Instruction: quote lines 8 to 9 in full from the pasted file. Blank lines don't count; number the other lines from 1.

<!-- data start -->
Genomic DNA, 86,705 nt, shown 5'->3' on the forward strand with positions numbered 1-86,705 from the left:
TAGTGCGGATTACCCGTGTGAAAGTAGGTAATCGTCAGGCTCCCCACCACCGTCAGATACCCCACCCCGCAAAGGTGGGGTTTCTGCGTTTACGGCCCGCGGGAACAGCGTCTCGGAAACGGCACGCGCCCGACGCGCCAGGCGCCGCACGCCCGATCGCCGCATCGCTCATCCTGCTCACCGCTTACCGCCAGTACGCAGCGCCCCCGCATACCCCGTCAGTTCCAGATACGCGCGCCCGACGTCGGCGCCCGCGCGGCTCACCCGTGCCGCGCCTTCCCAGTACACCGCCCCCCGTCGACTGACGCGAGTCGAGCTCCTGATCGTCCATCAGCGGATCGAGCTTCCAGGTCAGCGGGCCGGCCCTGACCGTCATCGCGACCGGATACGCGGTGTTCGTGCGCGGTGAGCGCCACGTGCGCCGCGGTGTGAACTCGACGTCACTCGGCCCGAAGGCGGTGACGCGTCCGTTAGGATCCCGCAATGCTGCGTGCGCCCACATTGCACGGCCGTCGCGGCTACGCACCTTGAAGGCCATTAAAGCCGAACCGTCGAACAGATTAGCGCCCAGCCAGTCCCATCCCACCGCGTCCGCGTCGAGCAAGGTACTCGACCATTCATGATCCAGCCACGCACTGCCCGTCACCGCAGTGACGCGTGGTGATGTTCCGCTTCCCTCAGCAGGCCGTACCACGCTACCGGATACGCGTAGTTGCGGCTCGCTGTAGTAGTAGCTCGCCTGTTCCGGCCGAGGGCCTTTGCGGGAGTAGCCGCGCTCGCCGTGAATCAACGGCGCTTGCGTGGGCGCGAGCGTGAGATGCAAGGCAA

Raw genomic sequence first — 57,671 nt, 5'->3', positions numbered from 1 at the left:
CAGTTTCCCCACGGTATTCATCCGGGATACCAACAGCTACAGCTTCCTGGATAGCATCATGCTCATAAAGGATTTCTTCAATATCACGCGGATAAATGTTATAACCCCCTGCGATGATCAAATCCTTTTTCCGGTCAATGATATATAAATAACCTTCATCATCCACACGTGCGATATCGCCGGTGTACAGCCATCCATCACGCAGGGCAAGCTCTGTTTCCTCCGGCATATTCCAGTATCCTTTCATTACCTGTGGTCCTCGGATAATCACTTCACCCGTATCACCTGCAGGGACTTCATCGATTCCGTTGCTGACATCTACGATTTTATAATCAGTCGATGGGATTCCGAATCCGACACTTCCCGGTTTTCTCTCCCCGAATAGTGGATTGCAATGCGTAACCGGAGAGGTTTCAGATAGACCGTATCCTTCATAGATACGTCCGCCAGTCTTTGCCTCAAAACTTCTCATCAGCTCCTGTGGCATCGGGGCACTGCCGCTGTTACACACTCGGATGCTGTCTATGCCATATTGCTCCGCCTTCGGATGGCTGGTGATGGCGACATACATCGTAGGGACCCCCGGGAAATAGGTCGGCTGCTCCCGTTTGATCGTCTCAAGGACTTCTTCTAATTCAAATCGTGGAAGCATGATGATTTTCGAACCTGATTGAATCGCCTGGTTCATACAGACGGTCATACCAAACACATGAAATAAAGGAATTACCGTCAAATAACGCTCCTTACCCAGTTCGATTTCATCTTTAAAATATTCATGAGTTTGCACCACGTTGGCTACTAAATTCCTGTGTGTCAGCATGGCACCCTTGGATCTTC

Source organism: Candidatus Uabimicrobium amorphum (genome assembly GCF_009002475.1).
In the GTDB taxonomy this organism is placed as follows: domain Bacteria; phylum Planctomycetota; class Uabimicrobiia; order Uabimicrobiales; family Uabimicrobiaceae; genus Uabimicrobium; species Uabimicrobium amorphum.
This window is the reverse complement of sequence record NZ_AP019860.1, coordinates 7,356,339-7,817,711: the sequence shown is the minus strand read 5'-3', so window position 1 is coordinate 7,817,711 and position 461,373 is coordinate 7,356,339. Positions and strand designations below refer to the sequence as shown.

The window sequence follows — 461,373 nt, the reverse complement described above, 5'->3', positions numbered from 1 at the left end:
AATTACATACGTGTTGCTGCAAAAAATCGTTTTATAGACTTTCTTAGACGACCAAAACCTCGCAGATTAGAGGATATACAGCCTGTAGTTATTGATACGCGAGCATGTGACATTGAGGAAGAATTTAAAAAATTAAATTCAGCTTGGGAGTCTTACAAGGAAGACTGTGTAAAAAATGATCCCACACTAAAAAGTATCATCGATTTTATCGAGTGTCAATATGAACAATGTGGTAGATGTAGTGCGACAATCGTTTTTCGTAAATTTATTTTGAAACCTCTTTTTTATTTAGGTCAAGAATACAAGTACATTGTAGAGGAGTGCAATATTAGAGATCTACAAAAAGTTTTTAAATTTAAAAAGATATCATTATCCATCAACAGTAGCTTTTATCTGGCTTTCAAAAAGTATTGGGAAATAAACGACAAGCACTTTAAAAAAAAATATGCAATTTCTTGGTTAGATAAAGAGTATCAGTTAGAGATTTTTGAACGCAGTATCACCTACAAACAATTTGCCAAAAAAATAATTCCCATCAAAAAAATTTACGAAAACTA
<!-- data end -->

The window sequence follows — 461,373 nt, the reverse complement described above, 5'->3', positions numbered from 1 at the left end:
AATTACATACGTGTTGCTGCAAAAAATCGTTTTATAGACTTTCTTAGACGACCAAAACCTCGCAGATTAGAGGATATACAGCCTGTAGTTATTGATACGCGAGCATGTGACATTGAGGAAGAATTTAAAAAATTAAATTCAGCTTGGGAGTCTTACAAGGAAGACTGTGTAAAAAATGATCCCACACTAAAAAGTATCATCGATTTTATCGAGTGTCAATATGAACAATGTGGTAGATGTAGTGCGACAATCGTTTTTCGTAAATTTATTTTGAAACCTCTTTTTTATTTAGGTCAAGAATACAAGTACATTGTAGAGGAGTGCAATATTAGAGATCTACAAAAAGTTTTTAAATTTAAAAAGATATCATTATCCATCAACAGTAGCTTTTATCTGGCTTTCAAAAAGTATTGGGAAATAAACGACAAGCACTTTAAAAAAAAATATGCAATTTCTTGGTTAGATAAAGAGTATCAGTTAGAGATTTTTGAACGCAGTATCACCTACAAACAATTTGCCAAAAAAATAATTCCCATCAAAAAAATTTACGAAAACTA